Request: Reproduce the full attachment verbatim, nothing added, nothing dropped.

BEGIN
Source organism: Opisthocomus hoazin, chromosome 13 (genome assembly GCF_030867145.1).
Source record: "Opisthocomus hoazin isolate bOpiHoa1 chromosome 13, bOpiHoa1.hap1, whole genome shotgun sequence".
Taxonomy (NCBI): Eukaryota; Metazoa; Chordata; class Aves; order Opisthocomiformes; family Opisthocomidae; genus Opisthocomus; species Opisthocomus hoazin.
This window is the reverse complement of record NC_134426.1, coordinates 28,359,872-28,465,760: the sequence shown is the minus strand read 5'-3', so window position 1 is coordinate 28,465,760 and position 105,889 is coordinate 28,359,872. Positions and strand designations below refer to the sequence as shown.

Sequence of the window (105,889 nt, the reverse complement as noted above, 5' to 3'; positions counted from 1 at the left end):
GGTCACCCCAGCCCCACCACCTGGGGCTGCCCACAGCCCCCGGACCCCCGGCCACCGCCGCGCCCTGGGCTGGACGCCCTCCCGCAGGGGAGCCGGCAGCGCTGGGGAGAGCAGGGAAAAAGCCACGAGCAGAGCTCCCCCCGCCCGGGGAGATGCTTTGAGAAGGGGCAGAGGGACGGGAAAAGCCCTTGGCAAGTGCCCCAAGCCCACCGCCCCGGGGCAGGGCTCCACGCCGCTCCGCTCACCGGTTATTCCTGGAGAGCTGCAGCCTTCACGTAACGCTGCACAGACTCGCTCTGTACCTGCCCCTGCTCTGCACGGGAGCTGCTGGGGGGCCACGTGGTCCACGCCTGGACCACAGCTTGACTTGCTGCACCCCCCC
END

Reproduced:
Source organism: Opisthocomus hoazin, chromosome 13 (genome assembly GCF_030867145.1).
Source record: "Opisthocomus hoazin isolate bOpiHoa1 chromosome 13, bOpiHoa1.hap1, whole genome shotgun sequence".
Taxonomy (NCBI): Eukaryota; Metazoa; Chordata; class Aves; order Opisthocomiformes; family Opisthocomidae; genus Opisthocomus; species Opisthocomus hoazin.
This window is the reverse complement of record NC_134426.1, coordinates 28,359,872-28,465,760: the sequence shown is the minus strand read 5'-3', so window position 1 is coordinate 28,465,760 and position 105,889 is coordinate 28,359,872. Positions and strand designations below refer to the sequence as shown.

Sequence of the window (105,889 nt, the reverse complement as noted above, 5' to 3'; positions counted from 1 at the left end):
GGTCACCCCAGCCCCACCACCTGGGGCTGCCCACAGCCCCCGGACCCCCGGCCACCGCCGCGCCCTGGGCTGGACGCCCTCCCGCAGGGGAGCCGGCAGCGCTGGGGAGAGCAGGGAAAAAGCCACGAGCAGAGCTCCCCCCGCCCGGGGAGATGCTTTGAGAAGGGGCAGAGGGACGGGAAAAGCCCTTGGCAAGTGCCCCAAGCCCACCGCCCCGGGGCAGGGCTCCACGCCGCTCCGCTCACCGGTTATTCCTGGAGAGCTGCAGCCTTCACGTAACGCTGCACAGACTCGCTCTGTACCTGCCCCTGCTCTGCACGGGAGCTGCTGGGGGGCCACGTGGTCCACGCCTGGACCACAGCTTGACTTGCTGCACCCCCCC